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Congratulations 2013
Honorees and Graduates!

Honor's Day Program & 2012 Graduates

High School and College


World Outreach Style 2011 Graduation


Thinking about Tests?

ACT or SAT: It all depends on you!

In spite of their differences, neither test is more likely than the other to produce a great score. In fact, when viewing a comparison of the ACT and SAT, the vast majority of students perform comparably on both tests.

You may not even need to think in terms of ACT vs. SAT. If the colleges you're interested in accept scores from either test, you may want to consider taking both admissions tests. Each one tests you in a different way, so you might opt to take both to see which one you perform better on.

However, if you're short on time and money and want to put your efforts towards test prep for only one of the tests, your best bet is to take a few practice exams. There are free and low-cost practice exams available electronically and in-print. If you are starting early and considering the tests as a sophomore, you may still have time to take the PLAN, which is similar to a practice ACT, or the PSAT, which is similar to a practice SAT.

If you're undecided about taking the ACT or SAT, you may feel more strongly about one or the other once you become familiar with the format of both. You can then evaluate your test performance before heading off for the real thing.


Miller Analogies Test (MAT)

The Miller Analogies Test (MAT) has been used by colleges and universties for more than 60 years as an integral component of the graduate admissions process. The MAT is a high-level mental ability test requiring the solution of problems stated as analogies. It consists of 100 partial analogies that are to be completed in 50 minutes.

The MAT contains analogies in each of nine content categories, including language usage, mathematics, physical sciences, biological sciences, social sciences, history, literature, philosophy, fine arts, and general information. The examinee is not required to be a specialist in any of the areas. An applicant to graduate school will typically have been exposed to most, if not all, of the information necessary to complete each analogy.

Each of the analogies included on the MAT falls into one of the 14 categories:

  • Similarity
  • Contrast
  • Prediction
  • Subordination
  • Coordination
  • Subordination
  • Coordination
  • Superordination
  • Completion
  • Part-whole
  • Whole-part
  • Equality
  • Negation
  • Sound relationships
  • Letter relationships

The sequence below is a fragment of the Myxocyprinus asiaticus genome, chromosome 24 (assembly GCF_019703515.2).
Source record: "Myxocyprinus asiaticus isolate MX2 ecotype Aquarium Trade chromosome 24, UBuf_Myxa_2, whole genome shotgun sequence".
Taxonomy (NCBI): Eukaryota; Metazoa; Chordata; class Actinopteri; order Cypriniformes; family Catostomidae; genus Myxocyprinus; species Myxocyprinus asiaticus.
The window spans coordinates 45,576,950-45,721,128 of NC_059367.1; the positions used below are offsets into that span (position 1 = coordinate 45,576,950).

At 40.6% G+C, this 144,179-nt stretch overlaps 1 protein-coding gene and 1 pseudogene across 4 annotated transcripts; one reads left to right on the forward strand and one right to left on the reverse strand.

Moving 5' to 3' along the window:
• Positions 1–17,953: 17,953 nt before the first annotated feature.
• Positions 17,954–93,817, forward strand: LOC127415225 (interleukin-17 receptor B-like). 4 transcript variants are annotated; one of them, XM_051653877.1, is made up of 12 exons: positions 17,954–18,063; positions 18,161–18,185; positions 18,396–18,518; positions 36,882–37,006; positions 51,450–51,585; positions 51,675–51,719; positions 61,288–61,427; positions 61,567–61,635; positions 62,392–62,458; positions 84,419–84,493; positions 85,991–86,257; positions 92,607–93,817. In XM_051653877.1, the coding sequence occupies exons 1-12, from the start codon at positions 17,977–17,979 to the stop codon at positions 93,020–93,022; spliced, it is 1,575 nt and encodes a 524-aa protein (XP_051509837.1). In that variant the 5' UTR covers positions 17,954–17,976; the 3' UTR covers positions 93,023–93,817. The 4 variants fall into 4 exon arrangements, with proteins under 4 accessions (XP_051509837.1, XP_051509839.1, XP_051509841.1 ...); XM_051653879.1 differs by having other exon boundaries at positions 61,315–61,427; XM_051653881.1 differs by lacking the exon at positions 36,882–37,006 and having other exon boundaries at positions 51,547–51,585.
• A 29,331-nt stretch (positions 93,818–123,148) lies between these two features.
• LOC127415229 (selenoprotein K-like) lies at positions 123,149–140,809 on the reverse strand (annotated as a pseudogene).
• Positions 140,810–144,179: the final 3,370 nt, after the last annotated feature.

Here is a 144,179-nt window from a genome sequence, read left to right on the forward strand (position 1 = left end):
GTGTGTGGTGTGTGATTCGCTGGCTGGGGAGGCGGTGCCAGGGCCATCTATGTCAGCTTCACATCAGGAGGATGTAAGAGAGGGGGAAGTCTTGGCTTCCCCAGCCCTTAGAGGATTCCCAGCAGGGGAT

• Or word relationships

This mix of relationship categories requires

examinees to explore all possible connections

between pairs of concepts.

What is the GRE?

The Graduate Record Examination (GRE) consists of two separate tests: the General Test and the Subject Test in psychology. The General Test is composed of three parts--verbal, quantitative, and analytical writing. The verbal and the quantitative tests each yield a separate score between 200-800. Scores on the analytical writing test are reported in ½-point increments along a scale of 0 to 6. The Subject Test, required by only some programs, measures knowledge of psychological concepts that are essential to graduate study; it also yields a score of from 200-800. The book, Graduate Study in Psychology, will tell you whether schools require the GRE as well as the minimum scores they require for admission.

More than anything else, your admission to graduate school will depend on your scores on the verbal and quantitative sections of the GRE (not the Subject Test). It is essential that you do well--at least 550 on each test (600+ is even better)--to get into most doctoral programs. Master's programs are less competitive, so lower scores (450-500 on each of the tests) are less of a problem. You will probably have trouble being admitted into any program with scores less than 450 on one of the tests.

To ensure that you score as high as you can, it is essential to prepare for the GRE. Buy one of the review books and develop a systematic plan that will enable you to brush up on your skills in vocabulary, reading comprehension, analogies, algebra, and geometry.

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